identifing a directed set of concepts as a dictionary, the directed set including a maximal element at least one concept, and at least one chain from the maximal element to every concept;
selecting a subset of the chains to form a basis for the dictionary;
identifing lexemes/lexeme phrases in the semantic content;
measuring how concretely each lexemes/lexeme phrase is represented in each chain in the basis and the dictionary;
constructing state vectors in the topological vector space for the semantic content using the measures of how concretely each lexemes/lexeme phrase is represented in each chain in the dictionary and the basis;
superpositioning the state vectors to construct the single vector; and
storing the single vector as the semantic abstract for the document.
7. A computer-readable medium according to
8. A computer-readable medium according to
9. A computer-readable medium according to
10. A computer-readable medium according to
storing the semantic software includes:
storing the document in computer memory accessible by the computer system; and
extracting words from at least a portion of the document;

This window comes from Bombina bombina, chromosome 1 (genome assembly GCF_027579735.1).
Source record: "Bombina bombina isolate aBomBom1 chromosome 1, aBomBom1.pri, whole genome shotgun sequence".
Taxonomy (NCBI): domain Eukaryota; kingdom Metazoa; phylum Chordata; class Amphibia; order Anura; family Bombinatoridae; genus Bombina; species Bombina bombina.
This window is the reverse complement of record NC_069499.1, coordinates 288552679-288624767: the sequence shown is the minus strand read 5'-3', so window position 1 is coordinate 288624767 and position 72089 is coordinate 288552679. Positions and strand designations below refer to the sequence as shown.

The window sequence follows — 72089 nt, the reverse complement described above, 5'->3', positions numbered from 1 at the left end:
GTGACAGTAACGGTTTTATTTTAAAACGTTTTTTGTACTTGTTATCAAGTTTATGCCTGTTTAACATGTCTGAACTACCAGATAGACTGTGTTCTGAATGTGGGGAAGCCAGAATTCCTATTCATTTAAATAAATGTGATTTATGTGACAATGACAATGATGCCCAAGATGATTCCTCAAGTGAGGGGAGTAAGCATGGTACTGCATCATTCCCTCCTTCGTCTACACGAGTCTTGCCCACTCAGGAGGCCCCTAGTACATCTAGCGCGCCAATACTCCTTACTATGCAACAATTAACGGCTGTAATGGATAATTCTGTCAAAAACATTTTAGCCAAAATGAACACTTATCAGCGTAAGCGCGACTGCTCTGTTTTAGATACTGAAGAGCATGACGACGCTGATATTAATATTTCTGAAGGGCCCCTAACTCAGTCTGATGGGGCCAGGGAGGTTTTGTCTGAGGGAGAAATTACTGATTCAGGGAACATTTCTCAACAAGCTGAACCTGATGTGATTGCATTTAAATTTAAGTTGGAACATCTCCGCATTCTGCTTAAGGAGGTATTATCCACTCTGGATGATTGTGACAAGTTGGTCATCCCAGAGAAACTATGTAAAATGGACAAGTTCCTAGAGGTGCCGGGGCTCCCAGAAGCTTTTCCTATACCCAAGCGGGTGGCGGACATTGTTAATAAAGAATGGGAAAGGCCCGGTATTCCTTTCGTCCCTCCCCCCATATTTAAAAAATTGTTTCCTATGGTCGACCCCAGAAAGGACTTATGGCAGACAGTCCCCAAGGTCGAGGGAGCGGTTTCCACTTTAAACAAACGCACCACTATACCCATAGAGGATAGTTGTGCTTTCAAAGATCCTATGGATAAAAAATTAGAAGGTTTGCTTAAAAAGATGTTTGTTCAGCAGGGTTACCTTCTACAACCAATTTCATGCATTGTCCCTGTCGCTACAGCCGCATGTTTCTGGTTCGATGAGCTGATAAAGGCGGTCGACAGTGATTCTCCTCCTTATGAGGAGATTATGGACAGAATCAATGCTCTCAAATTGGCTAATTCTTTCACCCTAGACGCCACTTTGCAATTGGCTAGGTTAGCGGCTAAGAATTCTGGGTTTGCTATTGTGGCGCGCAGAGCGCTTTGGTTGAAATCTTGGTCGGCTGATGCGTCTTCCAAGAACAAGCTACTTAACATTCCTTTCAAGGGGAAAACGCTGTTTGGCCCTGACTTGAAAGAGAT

constructing state vectors includes constructing a state vector in the topological vector space for each word using the dictionary and the basis; and
the program further implements filtering the state vectors.
11. An apparatus on a computer system to construct a single vector representing a semantic abstract in a topological vector space for a semantic content of a document on a computer system, the apparatus comprising:
a semantic content stored in a memory of the computer system;
a lexeme identifier adapted to identify lexemes/lexeme phrases in the semantic content;
a state vector constructor for constructing state vectors in the topological vector space for each lexeme/lexeme phrase identified by the lexeme identifier, the state vectors measuring how concretely each lexeme/lexeme phrase identified by the lexeme identifier is represented in each chain in a basis and a dictionary, the dictionary including a directed set of concepts including a maximal element and at least one chain from the maximal element to every concept in the directed set, the basis including a subset of chains in the directed set; and
a superpositioning unit adapted to superposition the state vectors into a single vector as the semantic abstract.
12. An apparatus according to
the state vector includes an associated threshold distance; and
the apparatus further comprises: